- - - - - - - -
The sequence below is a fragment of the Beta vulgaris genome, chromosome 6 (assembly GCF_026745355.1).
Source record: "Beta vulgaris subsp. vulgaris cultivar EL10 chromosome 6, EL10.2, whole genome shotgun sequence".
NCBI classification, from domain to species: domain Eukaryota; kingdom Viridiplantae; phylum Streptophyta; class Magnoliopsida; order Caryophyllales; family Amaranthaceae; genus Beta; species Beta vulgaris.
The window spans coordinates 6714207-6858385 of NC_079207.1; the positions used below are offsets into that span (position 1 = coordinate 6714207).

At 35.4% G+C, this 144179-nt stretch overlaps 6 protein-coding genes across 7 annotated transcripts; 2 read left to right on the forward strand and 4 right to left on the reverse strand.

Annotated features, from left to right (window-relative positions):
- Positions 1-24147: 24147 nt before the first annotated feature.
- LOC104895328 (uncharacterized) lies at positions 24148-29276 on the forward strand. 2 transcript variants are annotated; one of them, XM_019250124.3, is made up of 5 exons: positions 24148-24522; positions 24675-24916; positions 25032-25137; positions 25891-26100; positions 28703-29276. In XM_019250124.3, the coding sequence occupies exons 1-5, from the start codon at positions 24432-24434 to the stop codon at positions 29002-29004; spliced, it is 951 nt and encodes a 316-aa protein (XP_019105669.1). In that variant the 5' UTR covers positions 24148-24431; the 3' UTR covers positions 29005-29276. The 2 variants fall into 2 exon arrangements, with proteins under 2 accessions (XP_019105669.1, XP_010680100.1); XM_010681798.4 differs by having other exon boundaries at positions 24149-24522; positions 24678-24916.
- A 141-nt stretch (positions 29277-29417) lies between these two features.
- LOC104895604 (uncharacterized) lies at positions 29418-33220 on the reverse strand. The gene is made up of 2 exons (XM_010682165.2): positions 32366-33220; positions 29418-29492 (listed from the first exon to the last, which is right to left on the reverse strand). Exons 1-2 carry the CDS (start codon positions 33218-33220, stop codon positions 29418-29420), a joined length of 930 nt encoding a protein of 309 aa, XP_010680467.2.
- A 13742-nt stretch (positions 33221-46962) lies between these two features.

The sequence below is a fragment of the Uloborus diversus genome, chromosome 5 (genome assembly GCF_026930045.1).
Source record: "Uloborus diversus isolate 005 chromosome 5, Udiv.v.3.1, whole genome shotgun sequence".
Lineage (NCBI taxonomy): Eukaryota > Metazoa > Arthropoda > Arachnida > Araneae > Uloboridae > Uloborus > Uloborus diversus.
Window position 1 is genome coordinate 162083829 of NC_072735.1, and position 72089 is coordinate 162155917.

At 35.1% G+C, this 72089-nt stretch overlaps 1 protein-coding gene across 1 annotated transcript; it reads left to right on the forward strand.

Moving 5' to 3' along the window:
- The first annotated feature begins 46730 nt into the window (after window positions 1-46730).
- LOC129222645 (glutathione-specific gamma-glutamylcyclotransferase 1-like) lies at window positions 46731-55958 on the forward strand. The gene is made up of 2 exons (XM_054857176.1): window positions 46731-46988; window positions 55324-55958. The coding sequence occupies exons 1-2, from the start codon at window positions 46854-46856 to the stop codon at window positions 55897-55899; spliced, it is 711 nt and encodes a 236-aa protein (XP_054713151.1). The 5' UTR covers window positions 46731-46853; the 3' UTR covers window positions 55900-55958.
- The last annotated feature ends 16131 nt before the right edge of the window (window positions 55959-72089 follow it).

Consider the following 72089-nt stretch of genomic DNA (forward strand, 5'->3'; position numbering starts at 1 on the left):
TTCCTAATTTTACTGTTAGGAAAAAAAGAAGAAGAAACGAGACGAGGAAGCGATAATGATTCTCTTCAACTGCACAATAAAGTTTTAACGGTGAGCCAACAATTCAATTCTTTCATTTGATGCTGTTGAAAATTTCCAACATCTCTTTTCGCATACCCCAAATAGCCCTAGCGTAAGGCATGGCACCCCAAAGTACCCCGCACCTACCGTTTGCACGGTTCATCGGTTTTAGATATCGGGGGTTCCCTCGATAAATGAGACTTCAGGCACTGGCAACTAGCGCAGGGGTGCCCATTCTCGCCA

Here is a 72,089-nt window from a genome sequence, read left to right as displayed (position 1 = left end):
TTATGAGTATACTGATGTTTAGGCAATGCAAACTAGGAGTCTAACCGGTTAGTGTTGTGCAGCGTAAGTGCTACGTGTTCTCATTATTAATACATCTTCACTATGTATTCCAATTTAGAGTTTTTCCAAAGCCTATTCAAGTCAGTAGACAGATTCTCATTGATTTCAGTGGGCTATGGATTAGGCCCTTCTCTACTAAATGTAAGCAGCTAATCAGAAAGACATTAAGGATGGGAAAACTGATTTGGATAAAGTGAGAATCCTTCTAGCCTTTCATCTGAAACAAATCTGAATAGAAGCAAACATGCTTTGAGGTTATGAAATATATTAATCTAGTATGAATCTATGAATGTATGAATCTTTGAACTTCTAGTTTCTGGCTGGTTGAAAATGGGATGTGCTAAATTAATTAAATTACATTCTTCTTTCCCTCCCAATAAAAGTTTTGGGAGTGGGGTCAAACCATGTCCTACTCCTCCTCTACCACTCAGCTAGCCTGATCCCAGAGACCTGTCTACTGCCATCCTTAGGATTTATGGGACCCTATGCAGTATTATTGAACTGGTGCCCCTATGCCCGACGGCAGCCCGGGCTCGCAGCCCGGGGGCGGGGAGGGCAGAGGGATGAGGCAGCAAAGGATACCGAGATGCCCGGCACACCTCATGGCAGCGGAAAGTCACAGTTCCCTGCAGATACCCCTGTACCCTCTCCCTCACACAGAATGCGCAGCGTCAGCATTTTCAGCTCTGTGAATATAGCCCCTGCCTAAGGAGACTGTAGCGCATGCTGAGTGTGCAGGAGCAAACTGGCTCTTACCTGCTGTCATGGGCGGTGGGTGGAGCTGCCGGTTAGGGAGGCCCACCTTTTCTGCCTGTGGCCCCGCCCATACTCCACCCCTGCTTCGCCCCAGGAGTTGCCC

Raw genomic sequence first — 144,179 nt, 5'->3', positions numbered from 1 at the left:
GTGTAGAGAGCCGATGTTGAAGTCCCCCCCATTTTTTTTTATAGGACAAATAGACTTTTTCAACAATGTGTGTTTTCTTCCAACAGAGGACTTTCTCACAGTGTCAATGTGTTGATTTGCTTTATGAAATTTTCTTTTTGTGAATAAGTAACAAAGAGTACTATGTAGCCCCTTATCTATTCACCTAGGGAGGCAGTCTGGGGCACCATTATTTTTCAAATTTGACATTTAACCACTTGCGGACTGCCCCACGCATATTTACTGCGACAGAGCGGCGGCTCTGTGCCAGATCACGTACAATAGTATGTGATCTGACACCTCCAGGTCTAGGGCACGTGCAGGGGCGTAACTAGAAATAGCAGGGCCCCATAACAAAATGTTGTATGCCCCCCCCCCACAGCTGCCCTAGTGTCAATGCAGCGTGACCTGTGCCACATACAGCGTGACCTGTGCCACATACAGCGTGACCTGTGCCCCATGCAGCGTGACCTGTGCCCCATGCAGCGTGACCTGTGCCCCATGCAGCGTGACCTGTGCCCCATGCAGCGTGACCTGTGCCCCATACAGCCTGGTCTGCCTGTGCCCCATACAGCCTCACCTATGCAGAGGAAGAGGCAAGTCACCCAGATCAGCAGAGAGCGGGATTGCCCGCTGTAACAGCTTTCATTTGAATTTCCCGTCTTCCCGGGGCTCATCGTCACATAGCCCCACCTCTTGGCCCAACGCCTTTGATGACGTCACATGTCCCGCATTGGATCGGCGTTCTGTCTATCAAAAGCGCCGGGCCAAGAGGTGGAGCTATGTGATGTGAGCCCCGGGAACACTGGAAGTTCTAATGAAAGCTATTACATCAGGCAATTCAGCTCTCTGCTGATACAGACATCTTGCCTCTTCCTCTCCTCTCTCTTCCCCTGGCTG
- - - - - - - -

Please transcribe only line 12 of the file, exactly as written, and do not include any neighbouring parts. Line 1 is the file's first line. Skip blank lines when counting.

The sequence below is a fragment of the Uloborus diversus genome, chromosome 5 (genome assembly GCF_026930045.1).